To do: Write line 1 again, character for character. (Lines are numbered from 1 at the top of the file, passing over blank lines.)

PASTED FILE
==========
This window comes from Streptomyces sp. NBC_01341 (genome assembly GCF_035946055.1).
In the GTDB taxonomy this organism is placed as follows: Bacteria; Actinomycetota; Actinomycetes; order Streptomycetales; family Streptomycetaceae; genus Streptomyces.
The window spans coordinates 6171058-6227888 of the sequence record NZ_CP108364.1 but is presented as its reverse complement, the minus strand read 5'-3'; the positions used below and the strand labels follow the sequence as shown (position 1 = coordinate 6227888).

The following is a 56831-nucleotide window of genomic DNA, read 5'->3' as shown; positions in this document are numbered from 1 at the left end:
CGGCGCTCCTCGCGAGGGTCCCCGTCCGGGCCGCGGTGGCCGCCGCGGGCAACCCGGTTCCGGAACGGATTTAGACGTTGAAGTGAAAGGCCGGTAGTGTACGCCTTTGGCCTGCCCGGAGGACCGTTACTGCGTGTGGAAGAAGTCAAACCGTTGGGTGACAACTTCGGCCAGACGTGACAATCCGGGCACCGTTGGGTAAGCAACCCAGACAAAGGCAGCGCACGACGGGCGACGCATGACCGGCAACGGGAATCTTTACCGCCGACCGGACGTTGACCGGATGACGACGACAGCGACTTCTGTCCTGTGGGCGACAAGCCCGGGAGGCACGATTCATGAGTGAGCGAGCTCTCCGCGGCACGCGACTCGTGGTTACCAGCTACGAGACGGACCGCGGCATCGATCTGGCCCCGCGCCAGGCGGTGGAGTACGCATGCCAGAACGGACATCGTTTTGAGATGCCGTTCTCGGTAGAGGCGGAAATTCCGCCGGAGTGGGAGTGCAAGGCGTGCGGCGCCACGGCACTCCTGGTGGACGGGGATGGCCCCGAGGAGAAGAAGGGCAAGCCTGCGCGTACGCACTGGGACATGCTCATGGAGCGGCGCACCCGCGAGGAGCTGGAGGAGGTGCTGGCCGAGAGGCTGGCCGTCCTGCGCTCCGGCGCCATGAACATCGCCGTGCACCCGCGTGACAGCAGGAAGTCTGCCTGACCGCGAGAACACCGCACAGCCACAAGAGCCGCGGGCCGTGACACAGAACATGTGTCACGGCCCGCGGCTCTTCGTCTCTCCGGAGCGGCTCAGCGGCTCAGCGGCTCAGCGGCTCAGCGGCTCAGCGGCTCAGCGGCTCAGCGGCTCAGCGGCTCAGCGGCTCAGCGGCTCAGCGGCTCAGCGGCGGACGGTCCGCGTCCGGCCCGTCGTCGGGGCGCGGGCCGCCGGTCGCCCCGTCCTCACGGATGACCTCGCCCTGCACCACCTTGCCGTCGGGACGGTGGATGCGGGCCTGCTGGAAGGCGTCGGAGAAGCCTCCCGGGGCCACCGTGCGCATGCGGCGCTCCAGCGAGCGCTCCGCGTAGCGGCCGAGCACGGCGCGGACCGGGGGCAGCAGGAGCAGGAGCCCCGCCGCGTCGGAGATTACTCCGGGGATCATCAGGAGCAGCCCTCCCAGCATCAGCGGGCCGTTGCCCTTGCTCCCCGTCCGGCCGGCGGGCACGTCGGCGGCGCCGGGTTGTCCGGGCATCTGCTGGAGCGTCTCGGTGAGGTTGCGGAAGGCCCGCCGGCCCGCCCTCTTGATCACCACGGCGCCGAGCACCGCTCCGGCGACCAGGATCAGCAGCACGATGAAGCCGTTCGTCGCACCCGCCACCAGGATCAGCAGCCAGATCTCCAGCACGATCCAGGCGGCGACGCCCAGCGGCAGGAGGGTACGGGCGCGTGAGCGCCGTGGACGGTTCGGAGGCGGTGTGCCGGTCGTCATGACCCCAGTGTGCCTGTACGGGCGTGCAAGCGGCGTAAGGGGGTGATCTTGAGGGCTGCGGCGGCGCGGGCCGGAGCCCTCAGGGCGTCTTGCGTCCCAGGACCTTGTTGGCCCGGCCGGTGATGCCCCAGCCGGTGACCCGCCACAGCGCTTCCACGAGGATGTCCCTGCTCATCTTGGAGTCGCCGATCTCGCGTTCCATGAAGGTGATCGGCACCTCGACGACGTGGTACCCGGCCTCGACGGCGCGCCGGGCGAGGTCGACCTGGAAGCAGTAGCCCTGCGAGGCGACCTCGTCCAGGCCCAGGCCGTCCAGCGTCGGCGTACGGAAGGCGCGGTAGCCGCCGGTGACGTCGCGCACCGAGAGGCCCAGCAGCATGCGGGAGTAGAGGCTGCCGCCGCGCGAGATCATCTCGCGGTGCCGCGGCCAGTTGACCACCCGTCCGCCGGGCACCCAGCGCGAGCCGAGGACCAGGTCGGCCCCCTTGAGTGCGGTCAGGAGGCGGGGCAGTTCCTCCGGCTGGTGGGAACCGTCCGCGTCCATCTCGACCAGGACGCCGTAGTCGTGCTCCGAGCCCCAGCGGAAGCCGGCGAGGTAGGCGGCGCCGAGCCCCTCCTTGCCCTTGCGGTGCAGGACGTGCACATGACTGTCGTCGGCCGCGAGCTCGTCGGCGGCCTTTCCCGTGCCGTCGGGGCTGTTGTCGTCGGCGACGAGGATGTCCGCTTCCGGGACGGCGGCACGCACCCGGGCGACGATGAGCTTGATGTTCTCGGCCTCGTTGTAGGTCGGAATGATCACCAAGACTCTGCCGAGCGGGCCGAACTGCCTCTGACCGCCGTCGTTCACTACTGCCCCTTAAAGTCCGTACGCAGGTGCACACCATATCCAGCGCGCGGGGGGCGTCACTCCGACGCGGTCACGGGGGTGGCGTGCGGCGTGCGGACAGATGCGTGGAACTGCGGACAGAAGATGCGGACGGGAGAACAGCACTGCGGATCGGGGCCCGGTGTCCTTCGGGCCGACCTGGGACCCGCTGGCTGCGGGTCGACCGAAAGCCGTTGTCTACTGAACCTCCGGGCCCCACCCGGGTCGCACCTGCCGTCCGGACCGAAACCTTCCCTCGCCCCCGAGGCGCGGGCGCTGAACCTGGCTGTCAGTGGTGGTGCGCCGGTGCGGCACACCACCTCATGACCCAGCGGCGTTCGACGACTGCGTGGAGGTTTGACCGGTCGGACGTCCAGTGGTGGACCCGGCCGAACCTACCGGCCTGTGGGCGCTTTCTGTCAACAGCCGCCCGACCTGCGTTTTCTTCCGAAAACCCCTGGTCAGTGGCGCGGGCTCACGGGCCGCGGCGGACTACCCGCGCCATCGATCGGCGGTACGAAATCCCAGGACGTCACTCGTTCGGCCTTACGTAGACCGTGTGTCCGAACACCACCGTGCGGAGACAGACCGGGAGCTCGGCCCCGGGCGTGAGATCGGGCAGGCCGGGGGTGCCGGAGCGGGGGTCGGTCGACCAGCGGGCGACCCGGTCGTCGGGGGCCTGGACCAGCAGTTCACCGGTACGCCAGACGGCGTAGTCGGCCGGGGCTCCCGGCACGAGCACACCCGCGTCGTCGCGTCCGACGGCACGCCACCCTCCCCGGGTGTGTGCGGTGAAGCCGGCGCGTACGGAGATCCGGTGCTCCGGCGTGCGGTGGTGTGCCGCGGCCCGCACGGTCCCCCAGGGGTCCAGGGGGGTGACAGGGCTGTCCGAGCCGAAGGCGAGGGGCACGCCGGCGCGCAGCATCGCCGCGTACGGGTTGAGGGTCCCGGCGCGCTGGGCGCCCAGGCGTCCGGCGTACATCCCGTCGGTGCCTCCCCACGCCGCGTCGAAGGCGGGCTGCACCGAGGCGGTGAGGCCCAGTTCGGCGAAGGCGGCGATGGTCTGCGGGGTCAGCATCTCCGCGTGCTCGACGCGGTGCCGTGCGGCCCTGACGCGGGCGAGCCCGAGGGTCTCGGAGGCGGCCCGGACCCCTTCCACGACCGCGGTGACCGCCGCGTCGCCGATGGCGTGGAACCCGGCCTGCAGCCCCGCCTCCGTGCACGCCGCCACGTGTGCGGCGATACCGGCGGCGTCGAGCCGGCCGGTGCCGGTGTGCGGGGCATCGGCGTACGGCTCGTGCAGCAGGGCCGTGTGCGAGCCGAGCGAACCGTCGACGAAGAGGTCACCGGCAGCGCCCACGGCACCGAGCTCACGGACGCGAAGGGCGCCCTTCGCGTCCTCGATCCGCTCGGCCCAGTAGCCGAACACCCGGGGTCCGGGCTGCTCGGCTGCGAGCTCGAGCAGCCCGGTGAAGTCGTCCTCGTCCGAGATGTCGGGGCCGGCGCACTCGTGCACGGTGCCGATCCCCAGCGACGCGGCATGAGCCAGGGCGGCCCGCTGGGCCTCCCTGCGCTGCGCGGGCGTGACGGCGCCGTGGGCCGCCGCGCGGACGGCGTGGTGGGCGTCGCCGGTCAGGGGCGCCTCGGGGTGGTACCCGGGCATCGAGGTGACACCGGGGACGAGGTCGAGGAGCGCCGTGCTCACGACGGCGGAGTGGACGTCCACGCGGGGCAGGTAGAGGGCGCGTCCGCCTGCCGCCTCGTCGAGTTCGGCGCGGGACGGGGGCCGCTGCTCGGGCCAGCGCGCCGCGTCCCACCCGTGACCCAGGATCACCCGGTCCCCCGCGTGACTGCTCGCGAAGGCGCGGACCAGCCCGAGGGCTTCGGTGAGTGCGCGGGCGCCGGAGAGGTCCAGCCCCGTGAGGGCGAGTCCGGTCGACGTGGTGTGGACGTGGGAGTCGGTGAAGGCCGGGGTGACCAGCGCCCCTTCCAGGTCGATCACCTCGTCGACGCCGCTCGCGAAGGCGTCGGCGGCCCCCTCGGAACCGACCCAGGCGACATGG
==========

This window comes from Streptomyces sp. NBC_01341 (genome assembly GCF_035946055.1).